Updated: November 6, 2010 21:22 IST

Citizen engagement in city’s policy-making

D. Murali
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In the otherwise dreary world of government policy and decision-making, it is possible to have an ‘Oasis,’ one learns from the example of Oh Se-hoon, the mayor of Seoul.

Creativity in administration

‘Oasis’ is the name of an online suggestion platform that he launched in October 2006 to ‘enhance creativity and imagination in administration,’ as Venkat Ramaswamy and Francis Gouillart narrate in ‘The Power of Co-Creation’ (Free Press).

Its genesis, as the authors trace, was an intranet initiative dubbed Creative Seoul Project Headquarters, where the mayor encouraged civil servants to suggest ideas on three topics, viz. improvement of working practice, encouragement of citizens’ participation, and transparent city administration.

“More than 3,000 ideas per month were suggested in the first year and evaluated by the Seoul Development Institute. The institute forwarded the best ideas to the relevant civil servants. The performance evaluation system for city employees, which previously had been based on seniority, was revamped to include a merit rating system that included enactment of ideas from the intranet.”

Ten Million Imaginations

The new portal that opened up the idea process to citizen engagement at large was named ‘Ten Million Imaginations’ as a reference to the population of Seoul. If that sounds ambitious, the actual results can be stunning: Between the launch and May 2009, more than 4.25 million citizens visited the platform ( and submitted more than 33,000 ideas, or an average of more than 1,000 ideas a month.

Rather than be a static suggestion system, which most of our ‘suggestion boxes’ and ‘feedback’ mechanisms are, Oasis engaged citizens, civic servants, and public enterprise – the three key constituencies – in a dynamic engagement through all its phases, the book reports.

The first phase is of ‘ideas and suggestions’ when any citizen can suggest any idea to improve policies. “The Seoul city government uses these inputs to understand civic needs and gauge citizens’ interest in each idea. Furthermore, when an idea is posted, the relevant city department is notified and it is its duty to comment on the idea’s feasibility.”

Consolidation of similar ideas

Online discussion is the second phase, with a select group of pre-qualified participants, including policy experts, civil servants, and a volunteer Citizen Committee assessing and developing the ideas. Citizens are qualified for the committee based on their participation in the Oasis process, from idea submission to review and discussion, through a point system, the authors inform.

“The Citizen Committee has six subgroups: economics, culture, transportation, environment, well-being, and citizens. As of 2009, there were more than 450 members, with membership being renewed every six months.”

More than 10 per cent of ideas move from the first phase to the second, with Oasis consolidating similar ideas at this point. The book cites the example of how in one of the rounds citizens responded to ‘Bicycle Friendly Plan’ of the Government (October 2008) with 741 ideas related to a better bicycle environment, including 145 for bicycle-only lane construction, 237 on improving bicycle lanes, and 139 on better maintenance of bicycle lanes.

Developing ideas into policies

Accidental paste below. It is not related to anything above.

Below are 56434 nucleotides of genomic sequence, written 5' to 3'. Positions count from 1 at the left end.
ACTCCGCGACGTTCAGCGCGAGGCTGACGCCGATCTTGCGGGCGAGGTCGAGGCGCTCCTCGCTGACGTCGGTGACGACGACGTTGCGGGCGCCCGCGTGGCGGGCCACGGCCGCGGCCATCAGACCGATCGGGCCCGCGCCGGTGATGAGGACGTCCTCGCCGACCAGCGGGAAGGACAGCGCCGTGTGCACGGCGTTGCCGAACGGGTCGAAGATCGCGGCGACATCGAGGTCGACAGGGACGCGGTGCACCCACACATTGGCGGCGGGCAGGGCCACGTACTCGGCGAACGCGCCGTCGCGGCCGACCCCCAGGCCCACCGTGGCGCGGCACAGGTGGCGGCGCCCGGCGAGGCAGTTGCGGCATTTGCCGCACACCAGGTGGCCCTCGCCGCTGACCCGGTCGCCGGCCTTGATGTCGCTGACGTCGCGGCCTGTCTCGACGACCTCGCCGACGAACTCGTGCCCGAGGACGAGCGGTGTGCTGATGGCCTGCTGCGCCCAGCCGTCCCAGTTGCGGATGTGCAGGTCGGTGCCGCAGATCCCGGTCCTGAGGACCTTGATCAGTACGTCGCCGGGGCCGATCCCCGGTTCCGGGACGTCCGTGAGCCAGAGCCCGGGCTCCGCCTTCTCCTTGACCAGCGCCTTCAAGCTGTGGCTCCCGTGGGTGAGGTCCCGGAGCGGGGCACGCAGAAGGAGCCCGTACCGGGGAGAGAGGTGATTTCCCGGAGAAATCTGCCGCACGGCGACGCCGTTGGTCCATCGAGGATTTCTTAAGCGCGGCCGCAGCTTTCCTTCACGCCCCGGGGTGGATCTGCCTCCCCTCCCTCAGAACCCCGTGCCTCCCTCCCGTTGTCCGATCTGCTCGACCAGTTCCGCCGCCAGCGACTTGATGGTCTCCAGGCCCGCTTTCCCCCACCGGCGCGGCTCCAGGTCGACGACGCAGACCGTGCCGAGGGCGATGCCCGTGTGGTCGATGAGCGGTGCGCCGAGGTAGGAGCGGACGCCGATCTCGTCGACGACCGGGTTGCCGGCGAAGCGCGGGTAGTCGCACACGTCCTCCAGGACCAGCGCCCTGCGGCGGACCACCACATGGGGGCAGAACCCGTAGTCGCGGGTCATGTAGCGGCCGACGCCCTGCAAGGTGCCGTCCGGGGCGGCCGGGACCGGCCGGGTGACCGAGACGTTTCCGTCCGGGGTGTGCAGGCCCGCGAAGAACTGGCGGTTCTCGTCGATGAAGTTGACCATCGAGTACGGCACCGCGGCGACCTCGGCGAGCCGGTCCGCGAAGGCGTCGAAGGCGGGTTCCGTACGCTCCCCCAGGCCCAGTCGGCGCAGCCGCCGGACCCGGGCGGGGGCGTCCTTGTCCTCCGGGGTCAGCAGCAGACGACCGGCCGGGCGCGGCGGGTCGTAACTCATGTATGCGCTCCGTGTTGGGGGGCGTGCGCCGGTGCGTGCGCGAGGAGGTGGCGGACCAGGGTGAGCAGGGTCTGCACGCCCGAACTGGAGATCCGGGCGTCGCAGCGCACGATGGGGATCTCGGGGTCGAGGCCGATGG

In the third phase of Oasis, an offline preliminary examination evaluates selected ideas based on feasibility and citizens’ response. “About 40 ideas per month get to this phase. The top levels of city government take part in a brainstorming process to develop the ideas into policies… After the discussion, the city government holds a working level meeting to decide on feasible ideas to be brought to the final policy adoption meeting. About seven ideas make it through this stage, on average.”

An exciting finish is the fourth phase of the engagement process, the Seoul Policy Adoption meeting, a live public event bringing together about 200 people, including the idea provider, Citizen Committee members, non-governmental organisations (NGOs), external experts, citizens, and the city’s top officials. “The meeting is chaired by the mayor and broadcast in real time over the Internet.”

The authors mention an example from a recent such meeting when Kang, a citizen, had suggested adding English subtitles to Korean films, and had related how the idea came to him from his experience as a visitor in other countries. “In India and Japan, he looked for a cinema with English subtitles without success, and he felt isolated as a foreigner and disappointed. Kang thought that subtitling Korean films in English would not only be attractive to Korea’s 5 million tourists and help them appreciate Korean culture, but would also help in expanding the export of Korea’s entertainment and pop culture around the world.”

Due date and progression bar

The book reports that, as of May 2009, more than 75 ideas had been adopted through the Oasis programme, with more than 50 of them completed and implemented, be they about ‘free baby carriages and wheelchairs in parks,’ or ‘narrowing of gratings of drain covers.’ Ideas that are adopted get awarded about $100, and there are further awards for creativity, ranging from $500 to $3,000.

Interestingly, the site has posts on ideas not adopted, along with an explanation and details on any alternative policies, and as for adopted ideas, ‘a due date and progression bar showing percentage of completion.’

While other ‘e-government’ systems around the world tend to focus on citizens’ complaints, usually on a one-off basis, Oasis enables continuous administrative reform, enhancing the image of civil servants and improving citizens’ trust in government at large, conclude Ramaswamy and Gouillart.

Imperative read.


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